1. First Cow
‘First Cow’ opens with a woman and her dog uncovering a curious find in the forest – two skeletons buried in the dirt, nestled beside each other. Under Kelly Reichardt’s affectionate direction, these images don’t evoke fear or disgust, but a sort of warm nostalgia. This is the jumping off point for a tender and gentle film about friendship, set against the very early stages of capitalism in America. The film will eventually come full circle to that opening, and despite the inevitable, crushing doom that faces us all, despite the grinding away of the machinations of society, the most precious thing of all, what remains, is human connection. This is a great film, and I found myself lost in its quiet, serene poetry. It’s also one of the MOST Pacific Northwest movies I’ve ever seen, with cinematography that perfectly captures the green forest, running water, mud and wood. Like all of Reichardt’s films, there’s a sense of humanity working perfectly in tune with nature. This is a film that feels like you could reach out and feel and touch and smell everything. In a year that felt like being pummeled by a great, soulless machine, ‘First Cow’ reminds us of the enduring nature of our hopes and dreams, and our ability to connect with each other despite – or maybe because of – the harsh realities of the world.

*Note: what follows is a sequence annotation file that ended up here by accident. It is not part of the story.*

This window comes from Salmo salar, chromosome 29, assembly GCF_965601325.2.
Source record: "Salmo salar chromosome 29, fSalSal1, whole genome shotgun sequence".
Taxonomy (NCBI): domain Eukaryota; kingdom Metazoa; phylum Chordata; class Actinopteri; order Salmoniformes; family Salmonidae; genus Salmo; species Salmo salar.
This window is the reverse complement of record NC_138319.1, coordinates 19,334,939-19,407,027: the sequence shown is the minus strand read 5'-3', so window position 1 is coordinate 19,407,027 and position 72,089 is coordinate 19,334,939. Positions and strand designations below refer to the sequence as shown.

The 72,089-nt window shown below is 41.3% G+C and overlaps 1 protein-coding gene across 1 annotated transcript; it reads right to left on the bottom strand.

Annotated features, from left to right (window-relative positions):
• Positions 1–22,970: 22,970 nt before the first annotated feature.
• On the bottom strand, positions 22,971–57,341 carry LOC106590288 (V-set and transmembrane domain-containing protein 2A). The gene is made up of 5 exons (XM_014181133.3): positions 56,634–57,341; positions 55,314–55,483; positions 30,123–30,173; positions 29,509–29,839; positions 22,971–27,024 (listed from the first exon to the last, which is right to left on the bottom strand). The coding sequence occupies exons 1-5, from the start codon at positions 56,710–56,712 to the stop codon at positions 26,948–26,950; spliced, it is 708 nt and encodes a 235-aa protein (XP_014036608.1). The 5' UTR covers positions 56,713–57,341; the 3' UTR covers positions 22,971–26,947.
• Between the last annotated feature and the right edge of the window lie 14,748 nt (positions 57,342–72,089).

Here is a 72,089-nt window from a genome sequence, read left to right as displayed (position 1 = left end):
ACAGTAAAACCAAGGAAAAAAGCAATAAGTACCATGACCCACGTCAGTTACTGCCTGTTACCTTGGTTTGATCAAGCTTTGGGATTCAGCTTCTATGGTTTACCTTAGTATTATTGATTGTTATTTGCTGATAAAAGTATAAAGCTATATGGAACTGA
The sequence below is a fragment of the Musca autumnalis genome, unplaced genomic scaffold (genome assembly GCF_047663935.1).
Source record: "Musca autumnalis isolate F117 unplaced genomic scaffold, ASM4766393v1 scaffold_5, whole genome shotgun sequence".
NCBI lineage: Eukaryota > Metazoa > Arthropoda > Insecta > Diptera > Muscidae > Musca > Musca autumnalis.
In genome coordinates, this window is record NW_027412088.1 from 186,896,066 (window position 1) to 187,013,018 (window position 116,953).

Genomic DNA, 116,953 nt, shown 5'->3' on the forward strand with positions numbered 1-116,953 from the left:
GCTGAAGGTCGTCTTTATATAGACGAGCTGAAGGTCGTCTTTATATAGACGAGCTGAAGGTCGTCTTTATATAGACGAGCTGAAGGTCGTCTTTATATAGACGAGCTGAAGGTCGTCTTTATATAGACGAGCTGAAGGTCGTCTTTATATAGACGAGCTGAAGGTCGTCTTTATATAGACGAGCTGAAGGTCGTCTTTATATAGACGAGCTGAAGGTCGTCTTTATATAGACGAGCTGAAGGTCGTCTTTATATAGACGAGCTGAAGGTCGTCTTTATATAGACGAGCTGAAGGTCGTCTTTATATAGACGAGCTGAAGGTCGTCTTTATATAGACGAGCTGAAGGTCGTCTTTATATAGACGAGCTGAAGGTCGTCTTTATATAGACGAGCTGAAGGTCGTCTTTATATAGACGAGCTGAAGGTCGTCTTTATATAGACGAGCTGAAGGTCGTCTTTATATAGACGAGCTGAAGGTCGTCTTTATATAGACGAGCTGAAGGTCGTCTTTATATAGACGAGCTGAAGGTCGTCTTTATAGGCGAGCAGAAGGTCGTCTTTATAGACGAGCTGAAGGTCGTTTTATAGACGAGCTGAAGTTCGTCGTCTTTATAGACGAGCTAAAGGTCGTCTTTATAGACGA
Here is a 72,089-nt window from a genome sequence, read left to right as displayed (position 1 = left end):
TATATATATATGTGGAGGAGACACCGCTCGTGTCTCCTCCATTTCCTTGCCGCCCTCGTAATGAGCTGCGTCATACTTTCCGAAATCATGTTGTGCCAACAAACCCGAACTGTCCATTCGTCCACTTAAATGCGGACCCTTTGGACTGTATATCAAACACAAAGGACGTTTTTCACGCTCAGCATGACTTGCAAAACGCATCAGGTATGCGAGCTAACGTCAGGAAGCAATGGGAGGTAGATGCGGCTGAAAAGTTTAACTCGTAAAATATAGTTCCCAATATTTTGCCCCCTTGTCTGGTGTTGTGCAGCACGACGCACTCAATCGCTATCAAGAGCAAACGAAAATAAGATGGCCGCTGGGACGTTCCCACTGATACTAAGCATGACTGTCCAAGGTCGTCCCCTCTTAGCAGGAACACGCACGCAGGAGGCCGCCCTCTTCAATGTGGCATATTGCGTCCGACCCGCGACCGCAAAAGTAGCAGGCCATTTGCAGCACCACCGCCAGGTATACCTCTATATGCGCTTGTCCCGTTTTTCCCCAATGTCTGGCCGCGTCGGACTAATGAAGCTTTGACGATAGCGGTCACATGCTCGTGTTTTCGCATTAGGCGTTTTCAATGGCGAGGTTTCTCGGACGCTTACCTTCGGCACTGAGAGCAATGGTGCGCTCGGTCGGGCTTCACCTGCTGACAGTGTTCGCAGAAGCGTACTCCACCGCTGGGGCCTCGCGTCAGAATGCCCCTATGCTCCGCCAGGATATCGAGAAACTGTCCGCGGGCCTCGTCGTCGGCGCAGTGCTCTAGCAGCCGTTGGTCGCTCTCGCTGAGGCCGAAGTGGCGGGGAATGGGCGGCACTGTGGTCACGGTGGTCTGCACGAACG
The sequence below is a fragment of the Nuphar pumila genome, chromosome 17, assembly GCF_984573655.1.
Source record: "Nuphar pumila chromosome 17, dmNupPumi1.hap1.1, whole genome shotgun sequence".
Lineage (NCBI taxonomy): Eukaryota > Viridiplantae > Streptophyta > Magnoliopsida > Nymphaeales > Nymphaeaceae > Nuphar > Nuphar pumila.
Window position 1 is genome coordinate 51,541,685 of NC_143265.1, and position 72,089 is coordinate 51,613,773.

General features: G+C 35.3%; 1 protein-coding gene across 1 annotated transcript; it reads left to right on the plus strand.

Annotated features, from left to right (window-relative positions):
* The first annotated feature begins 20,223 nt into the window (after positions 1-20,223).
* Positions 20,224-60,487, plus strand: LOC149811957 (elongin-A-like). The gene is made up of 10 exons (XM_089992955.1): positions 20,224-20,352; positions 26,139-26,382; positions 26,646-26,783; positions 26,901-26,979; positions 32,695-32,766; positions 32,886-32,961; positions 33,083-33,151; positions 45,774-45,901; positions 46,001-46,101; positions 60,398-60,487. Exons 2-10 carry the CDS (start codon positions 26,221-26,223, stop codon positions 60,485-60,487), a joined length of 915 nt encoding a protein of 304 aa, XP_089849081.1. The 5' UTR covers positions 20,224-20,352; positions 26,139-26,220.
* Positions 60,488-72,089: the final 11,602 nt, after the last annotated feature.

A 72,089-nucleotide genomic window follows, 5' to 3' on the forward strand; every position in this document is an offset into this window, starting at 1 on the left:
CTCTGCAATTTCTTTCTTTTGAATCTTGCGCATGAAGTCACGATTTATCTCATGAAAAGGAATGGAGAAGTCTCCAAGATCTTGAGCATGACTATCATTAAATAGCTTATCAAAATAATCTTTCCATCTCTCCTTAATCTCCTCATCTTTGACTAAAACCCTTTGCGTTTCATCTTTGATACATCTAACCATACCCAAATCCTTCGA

2. Dick Johnson is Dead
It can’t be easy to make a movie about death that isn’t depressing, that’s full of love and joy and wonder, but Kirsten Johnson has done just that with ‘Dick Johnson is Dead’. Using the documentary format, Johnson crafts a loving tribute to her father who suffers from Alzheimer’s, but it’s also something more: a comedy about death, a fantasy of the afterlife, and a celebration of life even in the face of doom. Yes, you will cry. I cried a lot. Probably more than in any movie I’ve seen recently. But a movie like this, with its warm observations about family and its charming DIY spirit, can never be depressing. This is a film that reminds us of the power of cinema – the power of art – to make eternal what can’t last, and there may be no greater gift.